|First Submitted Date||April 18, 2009|
|First Posted Date||April 21, 2009|
|Last Update Posted Date||July 2, 2017|
|Start Date||April 15, 2009|
|Primary Completion Date||Not Provided|
|Current Primary Outcome Measures
||The outcome measures will be (a) graded changes in blood oxygen level-dependent (BOLD) in response to motor learning and reward and (b) variations in GABA concentration in response to motor learning and reward.|
|Original Primary Outcome Measures||Not Provided|
|Change History||Complete list of historical versions of study NCT00885131 on ClinicalTrials.gov Archive Site|
|Current Secondary Outcome Measures
||The secondary outcome measures will be variations in response time in the behavioral performance of a learning task.|
|Original Secondary Outcome Measures||Not Provided|
|Current Other Outcome Measures||Not Provided|
|Original Other Outcome Measures||Not Provided|
|Brief Title||Effect of Reward on Learning in Motor Cortex|
|Official Title||Effects of Reward on Learning in the Motor Cortex|
Objective: The role of mesencephalic dopamine neurons in reward processing has been established in primates using electrophysiological techniques and in humans using functional neuroimaging. They have rich projections to both the prefrontal and motor cortices where they synapse on interneurons and cortical pyramidal cells, producing primarily inhibition. Though their function is not fully understood, these projections clearly play an important role in motivation and learning. We recently developed a paradigm to detect reward-related signals in the primary motor cortex, using transcranial magnetic stimulation (TMS), and demonstrated increased inhibition in primary motor cortex under conditions of increased reward expectancy. These results suggest that motor learning, which depends critically on the motor cortex, may be influenced by reward, which may take the form of simple performance feedback in humans. This kind of feedback also allows subjects to predict the outcome of actions. Thus, our present objective is to investigate the influence of reward/feedback/prediction on the activity of primary motor cortex during motor learning and in particular during instances of increased reward expectancy. Further, we will examine the role of a brain derived neurotrophic factor (BDNF) single nucleotide polymorphism on motor learning.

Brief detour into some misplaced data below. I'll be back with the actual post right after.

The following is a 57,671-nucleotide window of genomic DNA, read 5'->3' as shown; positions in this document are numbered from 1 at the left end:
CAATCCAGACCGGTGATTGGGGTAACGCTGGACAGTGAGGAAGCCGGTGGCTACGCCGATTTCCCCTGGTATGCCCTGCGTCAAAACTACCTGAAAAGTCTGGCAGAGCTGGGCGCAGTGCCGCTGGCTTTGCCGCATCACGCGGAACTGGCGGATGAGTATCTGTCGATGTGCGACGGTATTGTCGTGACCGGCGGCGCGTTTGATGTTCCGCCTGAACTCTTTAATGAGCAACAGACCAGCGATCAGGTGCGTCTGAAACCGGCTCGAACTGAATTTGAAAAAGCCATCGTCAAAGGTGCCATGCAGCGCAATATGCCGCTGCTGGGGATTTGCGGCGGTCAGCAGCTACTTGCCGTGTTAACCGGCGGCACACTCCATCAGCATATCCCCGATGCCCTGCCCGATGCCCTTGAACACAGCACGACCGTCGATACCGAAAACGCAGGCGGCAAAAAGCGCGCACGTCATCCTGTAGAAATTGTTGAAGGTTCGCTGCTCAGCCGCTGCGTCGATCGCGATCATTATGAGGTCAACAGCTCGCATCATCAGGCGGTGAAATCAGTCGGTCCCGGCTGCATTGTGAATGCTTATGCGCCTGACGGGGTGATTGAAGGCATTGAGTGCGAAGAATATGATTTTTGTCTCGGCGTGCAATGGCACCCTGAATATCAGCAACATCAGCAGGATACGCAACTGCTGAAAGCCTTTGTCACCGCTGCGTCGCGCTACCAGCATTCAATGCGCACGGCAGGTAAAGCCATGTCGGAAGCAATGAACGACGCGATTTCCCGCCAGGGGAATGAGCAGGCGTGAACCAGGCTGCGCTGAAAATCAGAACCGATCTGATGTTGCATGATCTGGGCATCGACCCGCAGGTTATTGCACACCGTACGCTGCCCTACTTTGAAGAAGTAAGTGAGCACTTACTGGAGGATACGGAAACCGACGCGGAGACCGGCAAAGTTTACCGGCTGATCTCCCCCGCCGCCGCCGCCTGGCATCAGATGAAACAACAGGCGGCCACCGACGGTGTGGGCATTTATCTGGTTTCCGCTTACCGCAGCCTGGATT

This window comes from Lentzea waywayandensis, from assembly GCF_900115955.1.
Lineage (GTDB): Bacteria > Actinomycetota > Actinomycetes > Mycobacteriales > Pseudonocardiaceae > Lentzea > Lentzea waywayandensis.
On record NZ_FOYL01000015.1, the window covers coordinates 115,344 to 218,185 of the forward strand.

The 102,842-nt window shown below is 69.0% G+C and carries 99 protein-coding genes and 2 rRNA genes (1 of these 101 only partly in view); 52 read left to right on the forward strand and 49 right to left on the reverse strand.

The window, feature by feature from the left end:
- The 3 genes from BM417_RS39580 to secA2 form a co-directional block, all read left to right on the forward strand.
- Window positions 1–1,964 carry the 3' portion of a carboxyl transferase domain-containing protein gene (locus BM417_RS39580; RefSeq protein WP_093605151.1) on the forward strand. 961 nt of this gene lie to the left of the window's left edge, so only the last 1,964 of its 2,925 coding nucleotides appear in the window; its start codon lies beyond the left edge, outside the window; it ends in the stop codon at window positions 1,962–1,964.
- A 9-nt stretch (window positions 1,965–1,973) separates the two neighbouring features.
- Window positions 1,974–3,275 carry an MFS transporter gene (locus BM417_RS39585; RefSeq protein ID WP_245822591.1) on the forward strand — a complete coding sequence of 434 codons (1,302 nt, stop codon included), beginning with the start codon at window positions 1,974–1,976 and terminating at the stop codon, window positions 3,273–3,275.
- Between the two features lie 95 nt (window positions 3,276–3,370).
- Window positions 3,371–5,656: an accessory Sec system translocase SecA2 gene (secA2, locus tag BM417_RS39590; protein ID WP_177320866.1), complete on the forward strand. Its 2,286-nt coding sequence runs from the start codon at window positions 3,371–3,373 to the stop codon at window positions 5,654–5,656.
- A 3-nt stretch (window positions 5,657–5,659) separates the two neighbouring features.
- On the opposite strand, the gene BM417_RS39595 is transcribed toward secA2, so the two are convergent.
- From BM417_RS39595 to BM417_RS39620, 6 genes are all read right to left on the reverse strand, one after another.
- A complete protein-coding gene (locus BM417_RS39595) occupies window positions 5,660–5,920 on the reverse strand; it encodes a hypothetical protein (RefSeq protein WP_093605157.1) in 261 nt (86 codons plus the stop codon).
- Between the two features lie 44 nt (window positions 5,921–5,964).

Study Population: The population that we will study will be healthy volunteers between the ages of 18-50, without any significant medical history or contraindication to functional magnetic resonance imaging (fMRI).
Design: All experiments will employ within- or between-subjects fMRI and magnetic resonance spectroscopy (MRS) to measure changes in activations of different cortical areas in response to motor learning and reward.
Outcome Measures: The outcome measures will be (a) graded changes in blood oxygen level-dependent (BOLD) in response to motor learning and reward and (b) variations in GABA concentration in response to motor learning and reward, and c) variations in response time in the behavioral performance of a learning task.
|Study Design||Time Perspective: Prospective|
|Target Follow-Up Duration||Not Provided|
|Sampling Method||Not Provided|
|Study Population||Not Provided|
|Study Groups/Cohorts||Not Provided|
* Includes publications given by the data provider as well as publications identified by ClinicalTrials.gov Identifier (NCT Number) in Medline.
|Estimated Completion Date||January 22, 2013|
|Primary Completion Date||Not Provided|
|Ages||18 Years to 50 Years (Adult)|
|Accepts Healthy Volunteers||No|
|Contacts||Contact information is only displayed when the study is recruiting subjects|
|Listed Location Countries||United States|
|Removed Location Countries|
|Other Study ID Numbers||090124
|Has Data Monitoring Committee||Not Provided|
|U.S. FDA-regulated Product||Not Provided|
|IPD Sharing Statement||Not Provided|
|Responsible Party||Not Provided|
|Study Sponsor||National Institute of Neurological Disorders and Stroke (NINDS)|
|PRS Account||National Institutes of Health Clinical Center (CC)|
|Verification Date||January 22, 2013|